This is a page for us to update together.
What are your tools and tips for web development?
- D3 API
- What’s new in D3 v4
- The best book on d3 (probably uses v3 still)
- D3 and React – Jerome Cukier
- Making a Scrolling Visualization – Jim Vallandingham
There are many other great data sources out there. This is a small list to get you started.
- Data Is Plural – a weekly email containing a few datasets. High quality.
- Deep and interesting datasets for computational journalists – Stanford
- Cyber Security Datasets
- Lynn Cherny’s Interactive Data Visualization Course – Good for: data sources, d3 tutorials.
- Our World in Data
Sightline is a Chrome extension that passively collects interactive data visualizations you visit on the web.
Sightline’s history functionality may help you keep track of and rediscover visualizations you visit throughout the semester.
Boston DataVis Meetup
The Boston DataVis Meetup is the best way to become immersed in the datavis community in the greater Boston area. I’ve met a lot of students, practitioners, and researchers at these meetups. Go!
OK so we are all WPI students, and, chances are, we start assignments the day before it’s due. I have done this. Professor Lane probably knew exactly which assignments I started the day they were due (so around 1AM to 6AM the day it was due). Please start early - it’s a good idea given the complexity of the assignments. I’ve had one or two groups come up and ask me how to implement a full server and data exchange THE EVENING RIGHT BEFORE a project was due with minimal programming experience. Not a good situation to be in. If you start early, you’ll be able to see what works and what doesn’t - different data, charts, approaches, you name it. There are a lot of useful resources on the web for making visualizations - one of the more notable ones is Block Builder for D3. As Professor Harrison says: “Ah, don’t write it yourself - use an example and modify it!” It works rather well when learning D3 because you’re not constantly refreshing the page (trust me, that’s a big one, because after 100+ refreshes you get sick of hitting F5). Flowing Data and Dashing D3JS also show beautiful examples of charts and approaches to handling data. There are many more, but some examples include: anything from Boccoup (data vis group in Boston and San Francisco), Dribbble and Adobe Color for color inspiration, Colorgorical (good for choosing distinct color schemes for visualizations, made by people at Brown University), Slack. Ask your friends on Slack - chances are, you will have a class channel. There are probably others facing the same issue, or have solved the same issue earlier. I remember grading WebWare and no one knew how to use Node JS. However, lots of good discussions were taking place and very few people ended up having trouble after their peers explained the concepts to them. In summary - start early and ask questions - ask lots of questions.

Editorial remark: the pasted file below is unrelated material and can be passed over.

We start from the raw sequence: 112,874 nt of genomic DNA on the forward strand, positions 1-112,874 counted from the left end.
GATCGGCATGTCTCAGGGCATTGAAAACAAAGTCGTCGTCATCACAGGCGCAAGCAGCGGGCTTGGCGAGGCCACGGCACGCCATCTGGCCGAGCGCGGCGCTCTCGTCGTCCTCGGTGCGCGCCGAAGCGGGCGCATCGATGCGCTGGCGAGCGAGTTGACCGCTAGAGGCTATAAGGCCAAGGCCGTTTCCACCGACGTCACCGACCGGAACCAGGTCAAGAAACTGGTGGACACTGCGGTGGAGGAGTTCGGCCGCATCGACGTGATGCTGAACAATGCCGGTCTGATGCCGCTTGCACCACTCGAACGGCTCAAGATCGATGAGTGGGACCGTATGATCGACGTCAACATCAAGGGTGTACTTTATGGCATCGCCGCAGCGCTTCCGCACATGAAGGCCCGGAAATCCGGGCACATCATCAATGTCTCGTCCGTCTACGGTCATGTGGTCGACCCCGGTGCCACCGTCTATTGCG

Do the readings! This is pretty much the best advice. Take notes and pay attention to details, tables and various definitions. In previous quizzes, questions ranged from defining a simple term that everyone is ought to know, to outlining how a data visualization is created (hierarchy, procedure and all). This is the type of assessment where one may think “Oh, I don’t need to know this, chances are it won’t be asked”. What ends up happening is that “this” gets asked. Again, make sure you pay attention to the readings and take notes. Study with a friend, and if you are not sure of a term - talk it over. Break it down into examples you understand to be able to explain it during a quiz. Quiz grading is rather simple - there’s not a lot of room for leniency. Chances are the grader will look at your answer, and say “Wrong, no credit” or “Yep, that’s all good” and move on. Sometimes, really rarely (emphasis on the really), partial credit will be given. Again, not likely.